We’ve all come across icons—intricately painted portraits of saints.
Like stained glass windows, icons were initially intended to be ‘the poor man’s bible’
These, instead, are “n’icons” —short for not-icons.
They’re not icons because they’re not painted in the traditional style or colors.
They’re not of traditional materials.
They’re not representative of a saint.
They’re not to be kissed and venerated.
(There are a lot of rules around traditional icon painters and paintings…
& breaking those rules is…well….heretical.)
Icons have a pristine, smooth-as-bone surface—
33 coats of gesso…before they’re even painted…
N’icons have a rough, prefab/refuse base
(I’m imagining the poor rummaging through these ‘Bibles’
in some tip somewhere).
The base has its own prefab symbolism/sacred imagery
(it doesn’t need to be ‘suffused’ or ‘blessed’ with the sacred).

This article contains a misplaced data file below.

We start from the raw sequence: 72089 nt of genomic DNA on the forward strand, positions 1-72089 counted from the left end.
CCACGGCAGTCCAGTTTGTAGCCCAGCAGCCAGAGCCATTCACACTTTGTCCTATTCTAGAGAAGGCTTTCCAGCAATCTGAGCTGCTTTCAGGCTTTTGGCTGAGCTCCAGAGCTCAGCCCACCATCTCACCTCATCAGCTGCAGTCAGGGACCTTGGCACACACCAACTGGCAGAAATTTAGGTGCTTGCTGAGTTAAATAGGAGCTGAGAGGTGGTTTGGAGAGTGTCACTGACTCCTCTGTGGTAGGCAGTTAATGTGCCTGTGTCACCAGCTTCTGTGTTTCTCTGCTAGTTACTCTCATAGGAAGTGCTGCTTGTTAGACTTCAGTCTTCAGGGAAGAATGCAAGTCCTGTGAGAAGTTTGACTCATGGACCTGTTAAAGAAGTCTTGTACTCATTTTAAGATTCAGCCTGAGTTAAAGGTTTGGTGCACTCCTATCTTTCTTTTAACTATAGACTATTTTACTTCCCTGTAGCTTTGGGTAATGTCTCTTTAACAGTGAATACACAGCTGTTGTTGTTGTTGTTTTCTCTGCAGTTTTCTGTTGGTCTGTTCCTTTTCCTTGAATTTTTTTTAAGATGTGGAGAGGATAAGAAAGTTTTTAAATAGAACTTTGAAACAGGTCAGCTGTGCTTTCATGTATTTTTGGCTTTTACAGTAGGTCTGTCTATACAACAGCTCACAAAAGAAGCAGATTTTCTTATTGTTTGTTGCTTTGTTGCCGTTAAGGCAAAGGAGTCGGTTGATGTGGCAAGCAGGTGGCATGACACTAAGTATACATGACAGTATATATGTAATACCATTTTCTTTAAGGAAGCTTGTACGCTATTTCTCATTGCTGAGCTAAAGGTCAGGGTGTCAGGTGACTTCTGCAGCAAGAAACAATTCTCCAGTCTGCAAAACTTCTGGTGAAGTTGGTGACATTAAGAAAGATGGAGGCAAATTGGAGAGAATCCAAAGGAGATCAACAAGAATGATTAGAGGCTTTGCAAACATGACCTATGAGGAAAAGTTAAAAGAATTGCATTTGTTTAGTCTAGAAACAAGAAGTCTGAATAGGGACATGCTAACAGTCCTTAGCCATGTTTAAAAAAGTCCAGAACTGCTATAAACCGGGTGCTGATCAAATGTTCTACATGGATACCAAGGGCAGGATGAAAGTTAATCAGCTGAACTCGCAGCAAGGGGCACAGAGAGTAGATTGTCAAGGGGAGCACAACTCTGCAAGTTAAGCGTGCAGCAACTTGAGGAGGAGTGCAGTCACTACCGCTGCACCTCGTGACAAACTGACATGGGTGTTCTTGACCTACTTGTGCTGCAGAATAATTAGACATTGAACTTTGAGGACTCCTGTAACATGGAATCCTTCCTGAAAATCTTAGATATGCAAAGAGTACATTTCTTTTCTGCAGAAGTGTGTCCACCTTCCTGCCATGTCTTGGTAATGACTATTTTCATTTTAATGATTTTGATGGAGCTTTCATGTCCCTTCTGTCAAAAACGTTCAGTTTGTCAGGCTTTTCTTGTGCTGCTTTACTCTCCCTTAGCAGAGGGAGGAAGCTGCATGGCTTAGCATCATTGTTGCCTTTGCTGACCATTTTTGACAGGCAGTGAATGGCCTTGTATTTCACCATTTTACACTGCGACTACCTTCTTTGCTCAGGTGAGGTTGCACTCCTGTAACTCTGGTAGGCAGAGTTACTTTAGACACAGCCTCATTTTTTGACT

The base looks industrial—mechanical in color;
The symbols are enhanced with suggestive but not traditional colors.
(As you can imagine, the icon color code is very particular.)
(‘The Saints’: 12 is symbolic of ‘all’—all who are rescued by the cross of Christ.
As Jesus’ followers WE are the saints.)
As art, ‘n’icons’ ‘have no survival value, but’, as CS Lewis put it, they ‘give survival value’.
They symbolize a sacred message
And they symbolize bruised messengers.
(‘Black & Blue—the bruised saints’)
I’m intrigued that bruises bear the colors of the tabernacle—that tent where God almighty touched down in a wild mix of sensual aesthetics designed to his divine specifications:
Mottled badger skin
Red-dyed sheep’s skin
Woven goats hair
Linen curtains-blue, purple, and crimson-with gold clasps
If ever there were colors suggestive of the sacred, it’s these: gold-flecked ‘black & blue’
(We are the saints–the building blocks of the church-
we, along with those who’ve gone before us—many of whom bear bruises—
who’ve staggered in the steps of our rescuer–who was ‘bruised for our sins’.)
‘As in Adam all die…so in Christ will all be made alive.‘ I-IV